Wednesday, December 11, 2019

Burning candles

Time for some Christmas decorations.

Elektrisk ljusstake.... That is, electric candlestick. It belonged to my grandmother Sigrid (Mormor, to me), and it must be fifty or sixty years old. I don't know how things were done in those days but I've never needed to change a bulb.

In i minsta koja nu julljuser lyser...

In the least of hovels now Christmas lights shine...

Alice Tegnér, "Kring julgranen"

Swedes must have appreciated this convenient replacement for so many candles. Animal tallow or a coal-fired power station... Which is worse for the environment? (But in Sweden very little electricity comes from fossil fuels; it's mostly nuclear and hydroelectric.)

As Tegnér's song makes clear, Yuletide wasn't just about artificial light. It also marked the end of the dark season of autumn and the beginning of winter, "when snow lights up the north".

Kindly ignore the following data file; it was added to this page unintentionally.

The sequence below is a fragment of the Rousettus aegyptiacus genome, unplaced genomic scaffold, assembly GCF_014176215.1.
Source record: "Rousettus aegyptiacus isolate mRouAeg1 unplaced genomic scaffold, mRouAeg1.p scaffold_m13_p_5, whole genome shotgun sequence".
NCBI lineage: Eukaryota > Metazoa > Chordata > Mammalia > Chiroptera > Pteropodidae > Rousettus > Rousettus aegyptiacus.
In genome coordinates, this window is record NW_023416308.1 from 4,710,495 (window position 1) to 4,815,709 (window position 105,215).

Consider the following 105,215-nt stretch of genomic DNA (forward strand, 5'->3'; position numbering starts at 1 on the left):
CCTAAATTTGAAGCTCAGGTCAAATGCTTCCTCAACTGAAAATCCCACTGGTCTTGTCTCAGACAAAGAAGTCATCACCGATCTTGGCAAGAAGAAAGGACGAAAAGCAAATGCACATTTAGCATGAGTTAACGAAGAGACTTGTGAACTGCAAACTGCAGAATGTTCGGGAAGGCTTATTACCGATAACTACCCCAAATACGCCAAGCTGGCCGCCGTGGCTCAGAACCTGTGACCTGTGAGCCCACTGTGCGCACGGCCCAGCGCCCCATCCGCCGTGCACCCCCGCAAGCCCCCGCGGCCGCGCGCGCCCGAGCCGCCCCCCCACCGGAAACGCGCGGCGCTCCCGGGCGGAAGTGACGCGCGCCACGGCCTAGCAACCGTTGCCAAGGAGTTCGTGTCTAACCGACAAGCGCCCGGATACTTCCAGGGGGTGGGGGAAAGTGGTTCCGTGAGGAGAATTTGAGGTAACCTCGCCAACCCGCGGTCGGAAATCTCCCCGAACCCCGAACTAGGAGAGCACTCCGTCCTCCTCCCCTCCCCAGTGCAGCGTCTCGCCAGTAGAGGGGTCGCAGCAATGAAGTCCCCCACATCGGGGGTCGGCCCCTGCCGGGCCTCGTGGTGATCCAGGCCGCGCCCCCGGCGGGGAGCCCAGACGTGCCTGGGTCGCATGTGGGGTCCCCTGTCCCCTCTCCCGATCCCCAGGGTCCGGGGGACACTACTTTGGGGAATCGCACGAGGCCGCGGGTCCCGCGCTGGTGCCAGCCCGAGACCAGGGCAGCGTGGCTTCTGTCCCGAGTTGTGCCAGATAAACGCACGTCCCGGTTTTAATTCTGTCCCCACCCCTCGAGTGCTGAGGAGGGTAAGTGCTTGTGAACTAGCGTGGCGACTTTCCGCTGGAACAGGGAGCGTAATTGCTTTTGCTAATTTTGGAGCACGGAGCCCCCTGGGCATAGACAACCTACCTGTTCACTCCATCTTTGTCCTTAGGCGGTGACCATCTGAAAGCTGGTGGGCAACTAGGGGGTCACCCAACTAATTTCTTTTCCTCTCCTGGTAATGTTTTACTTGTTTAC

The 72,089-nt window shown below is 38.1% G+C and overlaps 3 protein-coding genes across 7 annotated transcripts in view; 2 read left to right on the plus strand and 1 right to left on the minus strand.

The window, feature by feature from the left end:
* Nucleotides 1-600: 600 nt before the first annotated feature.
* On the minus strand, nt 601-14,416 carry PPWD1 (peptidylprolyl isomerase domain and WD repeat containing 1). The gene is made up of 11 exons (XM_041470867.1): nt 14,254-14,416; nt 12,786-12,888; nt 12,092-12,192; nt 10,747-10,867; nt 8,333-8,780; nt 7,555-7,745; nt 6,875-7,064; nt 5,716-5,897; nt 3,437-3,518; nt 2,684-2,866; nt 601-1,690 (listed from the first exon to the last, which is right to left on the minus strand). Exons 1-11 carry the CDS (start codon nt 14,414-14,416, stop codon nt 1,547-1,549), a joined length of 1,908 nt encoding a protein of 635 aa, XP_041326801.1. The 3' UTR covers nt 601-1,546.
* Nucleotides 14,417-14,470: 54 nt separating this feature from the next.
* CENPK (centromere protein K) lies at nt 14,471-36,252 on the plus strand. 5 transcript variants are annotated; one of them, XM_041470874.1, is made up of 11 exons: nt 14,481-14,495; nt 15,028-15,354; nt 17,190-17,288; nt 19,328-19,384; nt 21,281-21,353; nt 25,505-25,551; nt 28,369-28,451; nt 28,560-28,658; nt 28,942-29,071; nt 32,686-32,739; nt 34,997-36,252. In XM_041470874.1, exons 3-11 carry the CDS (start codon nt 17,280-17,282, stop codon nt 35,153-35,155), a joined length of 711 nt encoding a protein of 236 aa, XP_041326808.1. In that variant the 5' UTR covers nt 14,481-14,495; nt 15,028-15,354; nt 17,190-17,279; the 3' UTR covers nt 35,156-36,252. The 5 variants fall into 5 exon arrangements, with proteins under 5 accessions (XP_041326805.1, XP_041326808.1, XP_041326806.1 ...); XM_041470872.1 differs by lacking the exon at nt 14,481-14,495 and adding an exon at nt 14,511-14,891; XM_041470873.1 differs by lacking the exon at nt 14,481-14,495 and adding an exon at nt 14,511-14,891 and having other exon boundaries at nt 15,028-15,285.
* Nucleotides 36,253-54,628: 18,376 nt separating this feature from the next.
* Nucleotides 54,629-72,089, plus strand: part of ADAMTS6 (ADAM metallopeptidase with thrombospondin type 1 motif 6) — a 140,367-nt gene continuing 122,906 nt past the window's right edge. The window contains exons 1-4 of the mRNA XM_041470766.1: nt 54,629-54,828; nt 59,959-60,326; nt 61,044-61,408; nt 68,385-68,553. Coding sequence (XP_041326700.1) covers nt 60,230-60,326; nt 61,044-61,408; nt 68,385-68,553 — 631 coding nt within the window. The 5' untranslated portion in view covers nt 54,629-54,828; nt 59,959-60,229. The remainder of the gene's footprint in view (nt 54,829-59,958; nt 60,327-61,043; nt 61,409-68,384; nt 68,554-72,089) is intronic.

Another power-related musing, while surveying local woods for unusual plants. When were stump grinders invented? It looks like the first modern one was not until 1956. Before that, they required several people. (I'd like to know more about how that worked.)

Before that, tree stumps would simply have been left until they broke down, which takes about ten years. Not long.

I was thinking about the wood where I found the rare plant Green Hound's-tongue. The trees are only about thirty years old. I expected there would be some sign if the ground had previously been forested, but apparently that's not the case. If mature trees were felled thirty years ago, the stumps would have disappeared by now. I feel unconvinced, but I guess I'll have to go with that.

Stump harvesting (for fuel) was carried out in Swedish forests in the 1970s and is apparently attracting interest once more.


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